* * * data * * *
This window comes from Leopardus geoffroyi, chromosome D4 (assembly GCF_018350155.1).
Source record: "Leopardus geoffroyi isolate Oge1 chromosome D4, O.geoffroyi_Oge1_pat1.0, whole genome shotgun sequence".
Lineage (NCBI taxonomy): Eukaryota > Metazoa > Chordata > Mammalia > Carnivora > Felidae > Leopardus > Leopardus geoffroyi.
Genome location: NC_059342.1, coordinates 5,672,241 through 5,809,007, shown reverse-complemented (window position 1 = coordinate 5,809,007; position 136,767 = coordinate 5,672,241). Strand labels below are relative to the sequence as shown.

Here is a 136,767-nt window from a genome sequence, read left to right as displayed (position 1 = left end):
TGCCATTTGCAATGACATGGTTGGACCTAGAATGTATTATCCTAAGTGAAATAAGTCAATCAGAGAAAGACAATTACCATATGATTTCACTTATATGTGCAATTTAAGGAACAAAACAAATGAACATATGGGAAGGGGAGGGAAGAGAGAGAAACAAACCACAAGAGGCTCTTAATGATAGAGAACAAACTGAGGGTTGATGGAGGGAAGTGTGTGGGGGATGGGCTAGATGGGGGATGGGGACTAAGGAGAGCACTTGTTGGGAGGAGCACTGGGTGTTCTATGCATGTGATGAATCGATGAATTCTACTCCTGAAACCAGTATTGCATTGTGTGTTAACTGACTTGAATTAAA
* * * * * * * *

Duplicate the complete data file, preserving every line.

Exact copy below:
This window comes from Leopardus geoffroyi, chromosome D4 (assembly GCF_018350155.1).
Source record: "Leopardus geoffroyi isolate Oge1 chromosome D4, O.geoffroyi_Oge1_pat1.0, whole genome shotgun sequence".
Lineage (NCBI taxonomy): Eukaryota > Metazoa > Chordata > Mammalia > Carnivora > Felidae > Leopardus > Leopardus geoffroyi.
Genome location: NC_059342.1, coordinates 5,672,241 through 5,809,007, shown reverse-complemented (window position 1 = coordinate 5,809,007; position 136,767 = coordinate 5,672,241). Strand labels below are relative to the sequence as shown.

Here is a 136,767-nt window from a genome sequence, read left to right as displayed (position 1 = left end):
TGCCATTTGCAATGACATGGTTGGACCTAGAATGTATTATCCTAAGTGAAATAAGTCAATCAGAGAAAGACAATTACCATATGATTTCACTTATATGTGCAATTTAAGGAACAAAACAAATGAACATATGGGAAGGGGAGGGAAGAGAGAGAAACAAACCACAAGAGGCTCTTAATGATAGAGAACAAACTGAGGGTTGATGGAGGGAAGTGTGTGGGGGATGGGCTAGATGGGGGATGGGGACTAAGGAGAGCACTTGTTGGGAGGAGCACTGGGTGTTCTATGCATGTGATGAATCGATGAATTCTACTCCTGAAACCAGTATTGCATTGTGTGTTAACTGACTTGAATTAAA